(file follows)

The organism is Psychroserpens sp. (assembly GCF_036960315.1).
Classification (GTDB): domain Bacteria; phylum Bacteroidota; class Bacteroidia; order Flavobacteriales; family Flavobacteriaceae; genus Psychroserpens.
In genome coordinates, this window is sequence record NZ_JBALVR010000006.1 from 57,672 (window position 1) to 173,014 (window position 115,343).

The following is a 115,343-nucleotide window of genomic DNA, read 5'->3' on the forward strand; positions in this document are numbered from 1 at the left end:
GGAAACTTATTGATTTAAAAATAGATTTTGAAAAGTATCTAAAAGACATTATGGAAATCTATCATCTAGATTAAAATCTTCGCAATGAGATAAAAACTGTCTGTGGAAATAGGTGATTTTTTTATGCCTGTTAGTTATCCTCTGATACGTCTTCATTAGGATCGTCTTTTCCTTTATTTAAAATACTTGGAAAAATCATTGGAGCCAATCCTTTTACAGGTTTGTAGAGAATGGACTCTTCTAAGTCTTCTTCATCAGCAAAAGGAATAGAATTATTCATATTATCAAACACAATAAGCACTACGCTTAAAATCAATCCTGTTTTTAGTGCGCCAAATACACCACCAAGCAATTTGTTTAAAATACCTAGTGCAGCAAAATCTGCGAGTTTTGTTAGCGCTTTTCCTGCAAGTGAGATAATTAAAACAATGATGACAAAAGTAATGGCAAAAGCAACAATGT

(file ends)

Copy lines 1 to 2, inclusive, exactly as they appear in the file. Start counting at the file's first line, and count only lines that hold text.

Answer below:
The organism is Psychroserpens sp. (assembly GCF_036960315.1).
Classification (GTDB): domain Bacteria; phylum Bacteroidota; class Bacteroidia; order Flavobacteriales; family Flavobacteriaceae; genus Psychroserpens.